Nate should know. He's the reporter who first broke the story at the Texas Observer.
Still, I have to wonder.
As I wrote in the comments to Nate's blog item about yesterday's committee hearing (from which this post is adapted), to me that’s not good enough for three reasons:
1) The Ranger had already searched the suspect's home to find the porn, etc., discussed in his report, which according to his testimony yesterday was completed by April 2005. He would have given the same probable cause in the search warrant affidavit about victim testimony that caused him to search the administrator's residence.
2) It’s incorrect that arrest warrant affidavits include the level of specificity he told the committee. I've reviewed hundreds of these things over the years in county courthouses all over the state. Though it's true such affidavits often contain the most information publicly available about an investigation before trial, in fact, many of them are fairly vague and perfunctory, merely stating what reliable facts or testimony supports the officer’s belief that all the elements of a crime are present, but not in tremendous detail. (Any police beat news reporter could confirm for you these affidavits' frustrating brevity.)
3) Once Burzynski believed Ward County DA Randy Reynolds wasn’t going to prosecute, the risk that the media would read the arrest warrant affidavit, to me, becomes a lesser concern than the idea that an alleged pedophile is running a youth prison. He was being told by the US Attorney and the County Attorney that these were misdemeanor offenses, which meant that for much of last year he was under the impression that the statute of limitations might expire by Feb. 2007 (or earlier, that would be two years after his investigation began).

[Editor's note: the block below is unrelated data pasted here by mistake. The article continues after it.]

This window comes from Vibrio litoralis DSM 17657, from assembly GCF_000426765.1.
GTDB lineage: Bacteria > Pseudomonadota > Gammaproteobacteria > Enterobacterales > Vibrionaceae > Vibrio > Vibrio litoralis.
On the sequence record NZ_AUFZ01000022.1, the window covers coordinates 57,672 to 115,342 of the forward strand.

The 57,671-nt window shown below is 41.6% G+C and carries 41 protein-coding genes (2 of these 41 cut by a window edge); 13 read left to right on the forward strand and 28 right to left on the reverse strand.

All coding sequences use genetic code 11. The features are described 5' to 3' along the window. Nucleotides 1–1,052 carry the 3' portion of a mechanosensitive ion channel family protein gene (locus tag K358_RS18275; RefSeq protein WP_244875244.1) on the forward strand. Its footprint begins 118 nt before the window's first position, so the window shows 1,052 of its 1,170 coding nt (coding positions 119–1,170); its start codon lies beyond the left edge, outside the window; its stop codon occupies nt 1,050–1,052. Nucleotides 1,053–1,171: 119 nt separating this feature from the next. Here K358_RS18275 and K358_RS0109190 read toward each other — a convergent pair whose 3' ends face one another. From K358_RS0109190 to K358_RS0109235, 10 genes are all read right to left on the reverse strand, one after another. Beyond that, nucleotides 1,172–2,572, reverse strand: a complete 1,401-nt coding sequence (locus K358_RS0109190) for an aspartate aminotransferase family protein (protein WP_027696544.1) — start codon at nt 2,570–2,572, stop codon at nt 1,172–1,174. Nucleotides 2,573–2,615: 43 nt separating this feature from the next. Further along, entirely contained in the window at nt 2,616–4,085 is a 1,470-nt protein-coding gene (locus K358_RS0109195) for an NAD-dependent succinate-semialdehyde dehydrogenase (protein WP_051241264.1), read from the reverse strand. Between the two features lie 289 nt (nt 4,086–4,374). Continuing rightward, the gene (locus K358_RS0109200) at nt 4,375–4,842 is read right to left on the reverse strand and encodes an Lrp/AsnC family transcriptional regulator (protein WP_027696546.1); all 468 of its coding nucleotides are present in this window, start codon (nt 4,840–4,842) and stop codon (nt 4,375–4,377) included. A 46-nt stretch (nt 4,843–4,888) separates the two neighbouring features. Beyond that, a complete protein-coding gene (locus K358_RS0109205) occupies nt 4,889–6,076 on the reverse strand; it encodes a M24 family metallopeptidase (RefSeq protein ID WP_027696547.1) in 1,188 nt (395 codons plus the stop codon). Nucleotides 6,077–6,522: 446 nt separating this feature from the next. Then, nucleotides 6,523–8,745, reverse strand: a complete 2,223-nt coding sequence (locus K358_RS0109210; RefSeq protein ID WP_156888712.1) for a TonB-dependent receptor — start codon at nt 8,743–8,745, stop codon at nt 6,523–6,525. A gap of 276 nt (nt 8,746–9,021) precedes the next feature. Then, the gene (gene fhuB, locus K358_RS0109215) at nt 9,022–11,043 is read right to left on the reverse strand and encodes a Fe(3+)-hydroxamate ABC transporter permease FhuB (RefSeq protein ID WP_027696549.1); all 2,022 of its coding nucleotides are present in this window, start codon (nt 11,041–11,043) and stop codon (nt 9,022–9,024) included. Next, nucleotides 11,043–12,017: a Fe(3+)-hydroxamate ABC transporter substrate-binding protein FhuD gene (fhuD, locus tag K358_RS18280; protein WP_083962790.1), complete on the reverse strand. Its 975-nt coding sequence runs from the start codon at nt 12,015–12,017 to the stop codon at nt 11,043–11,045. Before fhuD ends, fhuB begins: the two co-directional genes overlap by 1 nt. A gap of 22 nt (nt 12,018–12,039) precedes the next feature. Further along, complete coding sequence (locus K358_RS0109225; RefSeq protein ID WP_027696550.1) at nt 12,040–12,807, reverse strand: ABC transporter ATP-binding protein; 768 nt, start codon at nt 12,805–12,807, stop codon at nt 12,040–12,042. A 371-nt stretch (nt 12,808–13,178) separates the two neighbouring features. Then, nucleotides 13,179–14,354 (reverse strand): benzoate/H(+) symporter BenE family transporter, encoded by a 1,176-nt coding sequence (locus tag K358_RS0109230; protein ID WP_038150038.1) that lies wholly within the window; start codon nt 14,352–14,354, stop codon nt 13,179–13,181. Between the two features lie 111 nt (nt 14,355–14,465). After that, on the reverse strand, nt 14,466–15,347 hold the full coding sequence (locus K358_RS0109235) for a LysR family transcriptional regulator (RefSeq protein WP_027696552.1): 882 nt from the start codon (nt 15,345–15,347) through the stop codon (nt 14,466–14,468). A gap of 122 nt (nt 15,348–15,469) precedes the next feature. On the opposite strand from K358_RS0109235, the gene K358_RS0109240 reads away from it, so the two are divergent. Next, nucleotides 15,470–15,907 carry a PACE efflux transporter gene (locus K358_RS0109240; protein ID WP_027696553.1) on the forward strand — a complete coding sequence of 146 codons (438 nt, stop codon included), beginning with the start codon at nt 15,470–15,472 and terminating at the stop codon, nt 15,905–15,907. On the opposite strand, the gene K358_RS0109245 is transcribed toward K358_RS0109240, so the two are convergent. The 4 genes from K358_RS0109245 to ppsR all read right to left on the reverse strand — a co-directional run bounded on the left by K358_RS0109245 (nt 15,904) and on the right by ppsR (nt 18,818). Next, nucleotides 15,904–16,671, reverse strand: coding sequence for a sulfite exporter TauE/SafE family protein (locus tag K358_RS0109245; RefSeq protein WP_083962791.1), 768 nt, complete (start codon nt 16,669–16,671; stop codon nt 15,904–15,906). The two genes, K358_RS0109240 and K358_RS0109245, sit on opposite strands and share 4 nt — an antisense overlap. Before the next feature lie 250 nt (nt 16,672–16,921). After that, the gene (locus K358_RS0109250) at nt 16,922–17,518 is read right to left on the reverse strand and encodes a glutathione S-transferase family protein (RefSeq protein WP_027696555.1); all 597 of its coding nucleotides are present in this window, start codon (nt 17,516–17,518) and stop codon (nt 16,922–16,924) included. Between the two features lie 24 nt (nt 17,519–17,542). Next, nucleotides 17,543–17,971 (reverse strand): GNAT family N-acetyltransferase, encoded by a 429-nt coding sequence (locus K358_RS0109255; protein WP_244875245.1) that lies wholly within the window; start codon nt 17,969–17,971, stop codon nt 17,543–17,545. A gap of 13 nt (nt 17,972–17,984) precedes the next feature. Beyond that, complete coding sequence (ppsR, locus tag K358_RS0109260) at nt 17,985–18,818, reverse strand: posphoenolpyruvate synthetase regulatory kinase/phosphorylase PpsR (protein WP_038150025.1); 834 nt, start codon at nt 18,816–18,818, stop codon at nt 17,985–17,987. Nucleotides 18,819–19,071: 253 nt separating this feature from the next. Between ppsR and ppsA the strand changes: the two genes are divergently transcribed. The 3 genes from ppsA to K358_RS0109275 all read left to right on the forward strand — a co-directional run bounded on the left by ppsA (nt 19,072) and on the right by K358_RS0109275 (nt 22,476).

Why didn’t Burzynski just cuff and stuff the guy? Perhaps because arresting a state agency administrator like that is a politically charged deal, especially during a hot gubernatorial election year, and he feared going out on that limb alone, understandably.
Think about it: If the Rangers had evidence on a drug case, say, about someone who wasn't a corrections administrator, would they similarly wait months for a DA's permission to arrest?
An alternative interpretation might be that Burzynski did a good job investigating the case, but didn’t have the gumption to stand behind his work, force the issue with an arrest, and let the chips fall where they may. By his own admission, he could have.
What do you think? Should the Rangers take a hit?